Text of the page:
Using TailwindCSS with WPGulp!

Tailwindcss is an amazing low-level css framework that allows you to build custom designs while serving incredibly small stylesheet files. Taken straight from their website,

Tailwind CSS is a highly customizable, low-level CSS framework that gives you all of the building blocks you need to build bespoke designs without any annoying opinionated styles you have to fight to override.

Instead of complex components, tailwind is a framework of base CSS styles baked into their own classes, which removes the complexity and bulk associated with other css frameworks that aim to build their own complicated components. With the power of PurgeCSS, any unused classes are removed from your final production stylesheet, which leaves you with a stylesheet taking up mere kilobytes.

In this post, I want to discuss how I set it up using another fantastic tool, wpgulp, in order to extend my local WordPress development environment and begin building ultra-lean WordPress sites with Tailwindcss!

Step 1: Install WP gulp

This is fairly straightforward. Navigate to your theme folder, and run npx wpgulp . There is some minimal configuration associated with wpgulp inside the wpgulp.config.js file. You’ll have to change your projectURL to match your local URL, and ensure the paths to all your assets are mapped correctly. It’s very simple, and thewpgulp repository readme provides you with everything you need to know to get up and running in minutes.

Step 2: Install additional dependencies

You’ll need a few more packages to get up and running. Install the following:

npm install —save-dev gulp-postcss tailwindcss

Inside your main sass file, you’ll need to import tailwind via:

@tailwind base;
@tailwind components;
@tailwind utilities;

And finally npx tailwind init to set up your tailwind.config.js file. This will present you with a boilerplate config file to customize your tailwind theme. Here, you will want to add a couple lines to the purge section,

module.exports = {
    purge: {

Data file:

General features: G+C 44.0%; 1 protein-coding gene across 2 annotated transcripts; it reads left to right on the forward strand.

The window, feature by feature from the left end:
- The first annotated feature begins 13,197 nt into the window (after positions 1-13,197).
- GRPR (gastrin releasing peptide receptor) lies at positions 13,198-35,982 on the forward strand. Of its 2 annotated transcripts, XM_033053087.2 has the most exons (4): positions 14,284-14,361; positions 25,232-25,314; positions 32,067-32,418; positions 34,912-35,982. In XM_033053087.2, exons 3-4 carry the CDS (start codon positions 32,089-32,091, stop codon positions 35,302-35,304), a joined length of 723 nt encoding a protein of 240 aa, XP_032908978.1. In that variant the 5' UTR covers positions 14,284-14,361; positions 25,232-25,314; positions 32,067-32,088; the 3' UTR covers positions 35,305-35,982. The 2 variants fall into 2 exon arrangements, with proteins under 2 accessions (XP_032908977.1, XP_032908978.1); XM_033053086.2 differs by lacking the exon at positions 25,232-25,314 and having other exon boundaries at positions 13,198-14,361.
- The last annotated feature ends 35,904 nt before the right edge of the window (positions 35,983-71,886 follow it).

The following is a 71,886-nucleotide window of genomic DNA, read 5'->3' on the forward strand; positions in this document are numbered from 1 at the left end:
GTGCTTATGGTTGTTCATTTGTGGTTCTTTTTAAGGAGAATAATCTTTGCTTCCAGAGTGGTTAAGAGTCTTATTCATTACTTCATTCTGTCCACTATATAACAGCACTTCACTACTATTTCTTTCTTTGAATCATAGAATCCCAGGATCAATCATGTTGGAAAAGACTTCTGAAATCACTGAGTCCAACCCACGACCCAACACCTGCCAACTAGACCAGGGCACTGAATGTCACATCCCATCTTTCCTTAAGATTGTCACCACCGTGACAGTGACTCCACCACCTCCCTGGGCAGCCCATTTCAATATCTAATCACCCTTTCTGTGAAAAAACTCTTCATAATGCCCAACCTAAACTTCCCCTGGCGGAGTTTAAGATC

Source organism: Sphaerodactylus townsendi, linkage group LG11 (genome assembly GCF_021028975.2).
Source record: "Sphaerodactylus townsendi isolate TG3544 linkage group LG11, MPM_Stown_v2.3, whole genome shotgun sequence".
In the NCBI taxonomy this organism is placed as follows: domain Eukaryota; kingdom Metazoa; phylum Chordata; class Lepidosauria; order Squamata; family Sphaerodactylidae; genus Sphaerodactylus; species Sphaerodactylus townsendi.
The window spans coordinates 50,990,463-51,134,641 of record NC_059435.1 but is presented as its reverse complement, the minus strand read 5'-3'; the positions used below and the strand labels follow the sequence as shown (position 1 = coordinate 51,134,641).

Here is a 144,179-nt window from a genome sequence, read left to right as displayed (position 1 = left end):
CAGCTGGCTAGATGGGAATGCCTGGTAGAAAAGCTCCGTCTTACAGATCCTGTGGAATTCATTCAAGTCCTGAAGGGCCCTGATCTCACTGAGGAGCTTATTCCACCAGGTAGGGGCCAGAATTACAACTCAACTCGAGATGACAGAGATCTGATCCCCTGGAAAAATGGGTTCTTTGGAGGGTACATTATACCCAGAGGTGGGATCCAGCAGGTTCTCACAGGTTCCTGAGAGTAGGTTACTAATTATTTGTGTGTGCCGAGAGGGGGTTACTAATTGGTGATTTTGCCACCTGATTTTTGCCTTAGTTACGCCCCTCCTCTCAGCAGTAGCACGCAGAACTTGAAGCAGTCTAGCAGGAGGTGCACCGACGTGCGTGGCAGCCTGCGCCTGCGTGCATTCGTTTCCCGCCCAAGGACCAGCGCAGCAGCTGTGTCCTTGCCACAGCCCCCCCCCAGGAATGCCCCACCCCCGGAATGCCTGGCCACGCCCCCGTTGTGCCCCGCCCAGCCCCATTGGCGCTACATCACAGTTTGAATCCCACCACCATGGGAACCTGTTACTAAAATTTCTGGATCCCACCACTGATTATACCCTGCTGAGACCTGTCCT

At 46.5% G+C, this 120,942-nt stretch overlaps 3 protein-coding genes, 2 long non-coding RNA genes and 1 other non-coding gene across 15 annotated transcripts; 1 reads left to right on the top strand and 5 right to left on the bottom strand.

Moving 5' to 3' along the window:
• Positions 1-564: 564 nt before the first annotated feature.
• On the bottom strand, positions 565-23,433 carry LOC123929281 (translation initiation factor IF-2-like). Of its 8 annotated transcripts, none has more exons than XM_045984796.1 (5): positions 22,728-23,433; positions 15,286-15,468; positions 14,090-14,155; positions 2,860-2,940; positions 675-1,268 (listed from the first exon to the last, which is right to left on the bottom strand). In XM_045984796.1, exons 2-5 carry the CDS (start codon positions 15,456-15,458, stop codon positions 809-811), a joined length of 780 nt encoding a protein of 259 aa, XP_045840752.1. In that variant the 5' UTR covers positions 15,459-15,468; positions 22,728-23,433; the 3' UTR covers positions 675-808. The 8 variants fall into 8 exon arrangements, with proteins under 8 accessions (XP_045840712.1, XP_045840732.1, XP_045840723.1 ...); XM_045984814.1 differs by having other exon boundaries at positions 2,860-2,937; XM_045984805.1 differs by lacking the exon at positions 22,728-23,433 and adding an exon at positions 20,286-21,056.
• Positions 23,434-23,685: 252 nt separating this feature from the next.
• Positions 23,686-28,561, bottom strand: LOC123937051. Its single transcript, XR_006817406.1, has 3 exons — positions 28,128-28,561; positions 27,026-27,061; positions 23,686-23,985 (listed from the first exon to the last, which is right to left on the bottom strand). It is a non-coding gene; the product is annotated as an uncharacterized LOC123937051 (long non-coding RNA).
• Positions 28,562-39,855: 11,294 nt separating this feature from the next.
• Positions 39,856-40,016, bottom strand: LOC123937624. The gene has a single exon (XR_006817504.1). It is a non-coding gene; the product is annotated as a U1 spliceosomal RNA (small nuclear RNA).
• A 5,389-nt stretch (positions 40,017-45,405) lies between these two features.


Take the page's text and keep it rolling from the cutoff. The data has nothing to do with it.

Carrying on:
// enabled: true,
        content: [“./*.php”, “./**/*.php”],
    theme: {
    extend: {},
    variants: {},
    plugins: [],

You will notice that the line // enabled:true is commented out. This line will purge all unused classes from your final stylesheet, which is only necessary when you’re done modifying your styles and ready to push to production. Leaving this uncommented will slow down compile times and require you to recompile if you end up needing to add a class that has been purged, so leave it commented out until you’re done making changes!

The content line is telling the script which files to look at, so add any paths/file extensions in which you’re using tailwind.

Step 3: Modify your gulp file

Wpgulp configures your gulpfile for you, but you’ll need to add a few lines so that it can utilize postcss and tailwind correctly.

Upon inspection, you will find a list of imported plugins for css, utility, and more. Start by importing tailwind and the gulp-postcss packages we installed earlier:

const postcss = require( ‘gulp-postcss’ );
const tailwindcss = require( ‘tailwindcss’ );

Finally, we’ll need to add them to the gulp tasks that generate our stylesheets. You will find two distinct functions, a styles task and a stylesRTL task. Inside each of them respectively, add:

gulp.task(“styles”, () => {
return gulp


gulp.task(“stylesRTL”, () => {
return gulp
.pipe(postcss([tailwindcss(“tailwind.config.js”), require(“autoprefixer”)]))

Step 4: Get Building!

With that, you should be ready to start building with tailwindcss! run npm start and you’re off to the races. You can check out some of their pre-built components to get started, and run through their documentation to get up to speed on their class naming conventions. Once you get the hang of it, you’ll never want to let it go!

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